Dishing out a dominating all-round show, India toppled England in the high-scoring fifth Twenty20 to not only claim the series 3-2 but also prove that their preparations for the T20 World Cup are moving in the right direction.
Rohit Sharma's sensational 64 off 34 balls and skipper Virat Kohli's unbeaten 80 off 52 balls powered India to a massive 224 for two, their best-ever total against England, after the visitors won the toss for the fourth time in the series and opted to field on Saturday.
In the run chase, Jos Buttler (52 off 34) and Dawid Malan (68 off 46) kept India on the edge with a threatening 130-run stand but England's challenged fizzled with the fall of the wicketkeeper-batsman in the 13th over bowled by Bhuvneshwar Kumar.
England's innings eventually ended at 188 for eight as they lost the match by 36 runs.
The dew was a factor in the second innings but the Indian bowlers overcame that to defend the target on a batting beauty.
Bhuvneshwar was impressive in his comeback series and saved his best for the decider to end with two wickets for 15 runs in four overs.
Apart from Bhuvneshwar's successful return from injury, the big plus for India was the emergence of Suryakumar Yadav and Ishan Kishan. Hardik Pandya was back to bowling regularly, marking another positive for Kohli's team which proved in the series that it can win while chasing as well as batting first.
England were dealt a big blow at the start of the daunting chase with Bhuvneshwar castling Jason Roy's stumps with an inswinger.
However, incoming batsman Malan ensured the required big hits kept coming and in the company of the dangerous Buttler, took England to 104 for one in 10 overs.
Malan, the world number one batsman, who did not fire earlier in the series, was in his elements. His off side play was the highlight of his innings which comprised nine fours and two sixes.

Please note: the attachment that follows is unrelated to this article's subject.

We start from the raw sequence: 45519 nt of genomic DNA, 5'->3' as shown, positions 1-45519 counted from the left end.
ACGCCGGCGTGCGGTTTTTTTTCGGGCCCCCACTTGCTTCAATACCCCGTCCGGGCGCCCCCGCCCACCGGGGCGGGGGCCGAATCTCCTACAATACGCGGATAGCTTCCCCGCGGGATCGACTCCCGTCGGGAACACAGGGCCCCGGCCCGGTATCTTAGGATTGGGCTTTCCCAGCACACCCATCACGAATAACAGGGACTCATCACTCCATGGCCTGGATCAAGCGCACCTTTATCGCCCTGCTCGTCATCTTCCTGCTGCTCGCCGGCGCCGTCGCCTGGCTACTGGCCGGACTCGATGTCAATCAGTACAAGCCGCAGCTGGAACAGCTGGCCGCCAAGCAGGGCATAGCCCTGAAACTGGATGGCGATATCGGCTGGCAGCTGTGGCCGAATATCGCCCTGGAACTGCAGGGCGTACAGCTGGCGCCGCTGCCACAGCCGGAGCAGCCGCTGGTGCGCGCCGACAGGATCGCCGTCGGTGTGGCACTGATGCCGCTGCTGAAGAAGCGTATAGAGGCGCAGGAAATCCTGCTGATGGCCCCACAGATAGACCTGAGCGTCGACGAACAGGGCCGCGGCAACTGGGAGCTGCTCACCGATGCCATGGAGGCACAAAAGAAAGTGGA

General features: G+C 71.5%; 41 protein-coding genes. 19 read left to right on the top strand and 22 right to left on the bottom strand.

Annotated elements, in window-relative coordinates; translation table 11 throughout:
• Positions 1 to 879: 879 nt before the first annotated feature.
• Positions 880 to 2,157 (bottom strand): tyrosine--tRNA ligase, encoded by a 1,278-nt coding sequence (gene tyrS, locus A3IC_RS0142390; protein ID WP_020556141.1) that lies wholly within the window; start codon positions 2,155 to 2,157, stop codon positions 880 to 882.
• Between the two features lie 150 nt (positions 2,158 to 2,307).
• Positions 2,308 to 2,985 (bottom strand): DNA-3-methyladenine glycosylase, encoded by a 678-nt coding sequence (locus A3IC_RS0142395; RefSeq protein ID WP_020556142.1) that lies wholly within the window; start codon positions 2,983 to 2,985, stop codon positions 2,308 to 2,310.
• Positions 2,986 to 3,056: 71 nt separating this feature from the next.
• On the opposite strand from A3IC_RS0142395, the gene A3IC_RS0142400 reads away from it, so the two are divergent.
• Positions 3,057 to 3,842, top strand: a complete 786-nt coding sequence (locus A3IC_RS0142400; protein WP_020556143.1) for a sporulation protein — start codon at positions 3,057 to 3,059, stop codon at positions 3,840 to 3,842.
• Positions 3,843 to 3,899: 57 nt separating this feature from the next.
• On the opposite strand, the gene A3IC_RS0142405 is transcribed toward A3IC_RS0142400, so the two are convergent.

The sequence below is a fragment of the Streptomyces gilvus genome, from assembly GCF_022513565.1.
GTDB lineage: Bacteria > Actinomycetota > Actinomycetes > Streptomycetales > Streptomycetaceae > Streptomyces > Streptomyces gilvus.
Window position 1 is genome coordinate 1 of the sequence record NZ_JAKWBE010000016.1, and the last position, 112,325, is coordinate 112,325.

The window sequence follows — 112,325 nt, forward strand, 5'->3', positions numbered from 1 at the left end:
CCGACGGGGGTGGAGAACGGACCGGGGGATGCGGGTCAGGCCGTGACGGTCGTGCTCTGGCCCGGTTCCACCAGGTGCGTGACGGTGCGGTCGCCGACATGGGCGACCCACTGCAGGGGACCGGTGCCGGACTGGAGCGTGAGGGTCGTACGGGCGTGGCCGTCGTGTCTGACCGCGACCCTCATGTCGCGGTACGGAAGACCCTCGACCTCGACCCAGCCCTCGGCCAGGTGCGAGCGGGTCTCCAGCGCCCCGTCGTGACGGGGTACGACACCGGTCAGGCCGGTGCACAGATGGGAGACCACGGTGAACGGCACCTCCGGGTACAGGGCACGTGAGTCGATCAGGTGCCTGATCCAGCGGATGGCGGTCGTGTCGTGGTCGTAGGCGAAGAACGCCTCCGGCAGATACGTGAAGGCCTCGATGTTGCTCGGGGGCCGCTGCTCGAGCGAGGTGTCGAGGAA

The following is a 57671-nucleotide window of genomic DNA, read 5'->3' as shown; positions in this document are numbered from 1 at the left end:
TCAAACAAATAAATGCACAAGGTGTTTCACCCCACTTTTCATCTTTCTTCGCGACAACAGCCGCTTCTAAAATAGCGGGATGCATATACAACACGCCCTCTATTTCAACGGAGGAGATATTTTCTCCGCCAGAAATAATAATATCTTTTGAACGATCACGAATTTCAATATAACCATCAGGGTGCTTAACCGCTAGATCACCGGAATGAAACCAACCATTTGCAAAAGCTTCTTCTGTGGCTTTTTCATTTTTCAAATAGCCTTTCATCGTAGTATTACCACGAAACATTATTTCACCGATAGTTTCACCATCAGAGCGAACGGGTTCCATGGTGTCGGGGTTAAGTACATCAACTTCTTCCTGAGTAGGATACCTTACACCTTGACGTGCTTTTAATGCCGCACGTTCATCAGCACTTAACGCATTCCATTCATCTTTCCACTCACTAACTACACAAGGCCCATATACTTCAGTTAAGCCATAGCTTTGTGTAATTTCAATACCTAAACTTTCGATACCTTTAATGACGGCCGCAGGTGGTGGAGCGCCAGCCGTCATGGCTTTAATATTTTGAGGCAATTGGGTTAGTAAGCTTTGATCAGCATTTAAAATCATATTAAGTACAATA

The momentum shifted decisively in India's favour when Buttler holed out at long off with Bhuvneshwar conceding only three runs in that over. Buttler's dismissal also fired up Kohli, who was involved in an exchange with the opposition players, something that needed umpire's intervention.
Three more wickets, including Malan's, in quick succession effectively sealed the game for India.
Earlier, preparing themselves for success in all conditions ahead of the World Cup, India thrived under the pressure of a series-decider to produce their batting performance of the series.
Jofra Archer and Mark Wood had troubled the Indians with their extra pace in earlier games but Rohit and Kohli sent them to the cleaners on way to their 94-run stand off 54 balls.
The other major contributions came from Suryakumar Yadav (32 off 17 balls) and Hardik Pandya (39 not out off 17 balls).
The hosts hammered 67 runs in the last five overs to give the innings a perfect finish.
Barring Ben Stokes and Adil Rashid, all England bowlers leaked more than 10 runs per over with Chris Jordan (0/57) being the most expensive.
India decided to drop opener K L Rahul to accommodate an extra bowling option in left-arm pacer T Natarajan for the all important game.
With no Rahul at the top, Virat Kohli moved himself up the order to open with Rohit, a move that worked wonders.
Rohit did the bulk of the scoring in their partnership as Kohli was more than happy to enjoy a sensational display of stroke-making from the other end.
Rohit, who was rested for the first two games and did not get much in the next two, enhanced his reputation of a big match player on Saturday.
Most of his five sixes were his trademark shot, the seemingly effortless pull over deep square leg. Also a treat to the eye were his rasping straight drives off a seriously quick Mark Wood in his first over.
Kohli too pulled Wood into the stands, a shot that got him fully pumped up.
As Kohli paced his innings beautifully at the other end, he had the company of a supremely confident Suryakumar, who carried on from where he left in his debut game.
Kohli then partnered with Hardik to get India past 200.